Making the record was a pleasurable experience. Steve and Marc are two very humble, down-to-earth guys and they really made us feel comfortable. They know what they’re doing, so it put us at ease when we didn’t. Steve is excellent with vocals and he is a stickler for time and tempo–two very big plusses. Marc is the guitar guy, and he is so knowledgeable. Having him on this recorded really affected our sound a lot in terms of texture and atmosphere. We tracked most of the music and a few of the vocals at a studio in Nashville called Roswell East. We finished the vocals and percussion at our engineer, Skye McCaskey’s home studio. He played an integral part in the record as well because he is great at knowing exactly what to do to achieve a specific sound. He is truly an artist. I feel like we couldn’t have worked with a greater team. We got along really well, and it really took the edge off of things. I tend to stress and get bent out of shape when it comes to music, so it was good to have some chilled out guys working on the record.
Is there an overall message that you were trying to convey with “The Fires of Life”? How do you feel it came across?
The overall message that I wanted to convey is the hope of Psalm 30:5: “Weeping may remain for a night, but rejoicing comes in the morning” I want it to be a record of hope. It’s hard for me to tell how well it came across because I am so close to it and I scrutinized it every step of the way. We have been receiving very positive feedback, and I know that God is using it. Whether it is what I wanted or not, God is using it for His purposes.
The artwork for your releases is always fantastic. Give us a background for how the artwork came about for The Fires of Life.
Brandon does all of the art for our records and merchandise. He would be the one to answer this. I think he took my lyrics and the name of the record and thought about it all for a while. Then he did a series of paintings for the record. They are all amazing, but unfortunately you only get to see a few of them in the record layout. Brandon’s art amazes me.
What inspires you, as a band, to write the songs you do?
Our relationships with Christ is the fuel for our songs. We just want to be honest with what God is teaching us and giving us. We never try to conform to any certain song structure or genre and we just let God be the Creator in our music.
What do you think of the Christian music industry in general, and how do you feel being associated with this industry?
Like a lot of people, I don’t feel very positively about the Christian music industry. I feel like what it represents has very little to do with Jesus and the precedent he set for us. I feel like it is very stagnant and and it takes very little creative effort to make records that will make a quick buck. The focus seems to be more on fame and money than on artistic integrity, creativity, or representing our savior. Because of this, I don’t think anyone takes Christian music seriously. People write Christian music off without having even heard it simply because of the industry it is associated with. Even I do that. I think if a few artists, a few bands, would get together, pray for each other, encourage each other, and decide to make good, creative music that challenges people regardless of the material benefits, it would raise the bar for Christian music and show other Christians musicians that they could do the same. Ideally, don’t we want to make music that is so good it can’t be ignored? I feel that right now Christian music is targeted toward a very small demographic and it is being ignored by the rest of the world. This isn’t glorifying God.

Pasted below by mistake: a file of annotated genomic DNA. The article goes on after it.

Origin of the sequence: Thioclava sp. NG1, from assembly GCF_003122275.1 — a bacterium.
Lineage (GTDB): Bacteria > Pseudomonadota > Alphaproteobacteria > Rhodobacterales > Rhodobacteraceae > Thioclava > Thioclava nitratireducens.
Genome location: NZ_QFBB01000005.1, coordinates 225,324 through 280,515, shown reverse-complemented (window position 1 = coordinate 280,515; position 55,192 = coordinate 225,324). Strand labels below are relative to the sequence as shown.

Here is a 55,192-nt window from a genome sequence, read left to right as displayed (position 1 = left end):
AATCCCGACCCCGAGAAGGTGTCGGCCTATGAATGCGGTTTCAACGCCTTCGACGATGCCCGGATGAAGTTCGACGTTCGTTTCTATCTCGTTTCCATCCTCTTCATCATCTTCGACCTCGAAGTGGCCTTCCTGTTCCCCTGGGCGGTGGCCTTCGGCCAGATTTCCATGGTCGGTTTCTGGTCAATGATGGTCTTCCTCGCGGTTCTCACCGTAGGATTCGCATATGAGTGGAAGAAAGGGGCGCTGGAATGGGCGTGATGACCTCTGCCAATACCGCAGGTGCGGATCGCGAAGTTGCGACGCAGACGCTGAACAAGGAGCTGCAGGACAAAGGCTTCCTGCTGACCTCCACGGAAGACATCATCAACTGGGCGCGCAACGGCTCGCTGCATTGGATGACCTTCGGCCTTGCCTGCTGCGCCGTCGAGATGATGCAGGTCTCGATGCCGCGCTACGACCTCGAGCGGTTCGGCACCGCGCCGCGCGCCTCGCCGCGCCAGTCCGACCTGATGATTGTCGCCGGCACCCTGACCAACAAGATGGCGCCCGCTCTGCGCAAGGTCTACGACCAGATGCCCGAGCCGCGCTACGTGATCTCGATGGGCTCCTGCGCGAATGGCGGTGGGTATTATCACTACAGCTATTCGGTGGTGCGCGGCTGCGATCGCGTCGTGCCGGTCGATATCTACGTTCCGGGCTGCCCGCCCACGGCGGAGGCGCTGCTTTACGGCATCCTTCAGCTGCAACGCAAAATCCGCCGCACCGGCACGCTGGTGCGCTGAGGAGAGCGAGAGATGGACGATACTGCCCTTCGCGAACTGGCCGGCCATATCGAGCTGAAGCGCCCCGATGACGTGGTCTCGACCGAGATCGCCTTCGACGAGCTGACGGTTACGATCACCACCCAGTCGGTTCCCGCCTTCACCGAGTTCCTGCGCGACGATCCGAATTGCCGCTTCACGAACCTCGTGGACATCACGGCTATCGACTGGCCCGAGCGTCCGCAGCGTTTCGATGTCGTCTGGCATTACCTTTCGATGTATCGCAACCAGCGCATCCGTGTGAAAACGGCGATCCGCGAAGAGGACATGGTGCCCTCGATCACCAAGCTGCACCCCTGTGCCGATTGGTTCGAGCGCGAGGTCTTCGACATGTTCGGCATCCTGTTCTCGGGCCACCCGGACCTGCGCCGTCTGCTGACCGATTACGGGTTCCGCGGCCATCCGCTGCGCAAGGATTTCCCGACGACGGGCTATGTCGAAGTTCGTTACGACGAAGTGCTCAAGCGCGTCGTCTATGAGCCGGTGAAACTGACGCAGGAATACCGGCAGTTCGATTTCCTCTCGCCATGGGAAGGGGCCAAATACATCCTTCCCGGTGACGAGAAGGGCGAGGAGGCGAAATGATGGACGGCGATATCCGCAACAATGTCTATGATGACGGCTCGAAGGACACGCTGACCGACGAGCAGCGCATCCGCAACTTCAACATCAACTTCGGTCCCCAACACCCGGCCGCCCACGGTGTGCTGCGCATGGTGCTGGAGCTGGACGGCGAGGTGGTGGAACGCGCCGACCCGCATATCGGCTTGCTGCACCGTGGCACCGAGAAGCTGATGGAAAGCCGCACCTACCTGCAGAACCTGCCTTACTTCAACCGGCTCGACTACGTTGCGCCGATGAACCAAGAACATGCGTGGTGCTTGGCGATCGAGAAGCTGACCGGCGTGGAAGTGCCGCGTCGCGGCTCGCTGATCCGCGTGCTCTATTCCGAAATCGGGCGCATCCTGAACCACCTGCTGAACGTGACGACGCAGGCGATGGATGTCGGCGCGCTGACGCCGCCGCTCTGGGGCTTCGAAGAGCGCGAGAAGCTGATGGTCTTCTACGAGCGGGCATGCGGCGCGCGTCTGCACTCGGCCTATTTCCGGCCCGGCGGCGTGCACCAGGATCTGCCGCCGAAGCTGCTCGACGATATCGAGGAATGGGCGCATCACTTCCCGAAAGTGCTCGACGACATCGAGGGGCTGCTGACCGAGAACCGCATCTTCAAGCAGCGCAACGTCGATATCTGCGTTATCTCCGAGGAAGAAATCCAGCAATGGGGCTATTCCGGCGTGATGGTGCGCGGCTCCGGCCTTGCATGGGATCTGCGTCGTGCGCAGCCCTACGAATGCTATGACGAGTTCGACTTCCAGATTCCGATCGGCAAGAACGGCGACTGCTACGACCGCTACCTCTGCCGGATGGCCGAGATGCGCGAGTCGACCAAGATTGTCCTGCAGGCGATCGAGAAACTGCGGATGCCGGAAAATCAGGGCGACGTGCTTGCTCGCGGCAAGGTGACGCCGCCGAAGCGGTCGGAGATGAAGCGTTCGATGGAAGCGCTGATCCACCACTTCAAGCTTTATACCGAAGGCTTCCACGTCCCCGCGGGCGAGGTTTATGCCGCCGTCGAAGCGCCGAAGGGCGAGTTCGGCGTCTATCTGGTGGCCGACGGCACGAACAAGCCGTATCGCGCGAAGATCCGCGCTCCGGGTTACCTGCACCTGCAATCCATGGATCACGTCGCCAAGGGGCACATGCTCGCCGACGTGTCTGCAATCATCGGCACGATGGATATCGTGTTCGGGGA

What cd’s are you guys listening to right now?
We don’t really listen to the same music, so I can only speak for myself. I have been listening to Muse-“Absolution”, Kean-“Hopes and Fears”, Phillip Glass’s Third Symphony, Air-“Talkie Walkie”, Aireline-“Winter Song EP”, Anathallo-“Hymns” and lots of John Piper sermons.
What’s in the future for Cool Hand Luke?
Tour and more tour.
Any other comments?
I’m sorry if I seemed a bit negative ranting about the Christian industry. There are some very good people with very good hearts who want to make a difference for Christ in the industry. Unfortunately, they aren’t the ones you see much of in Nashville.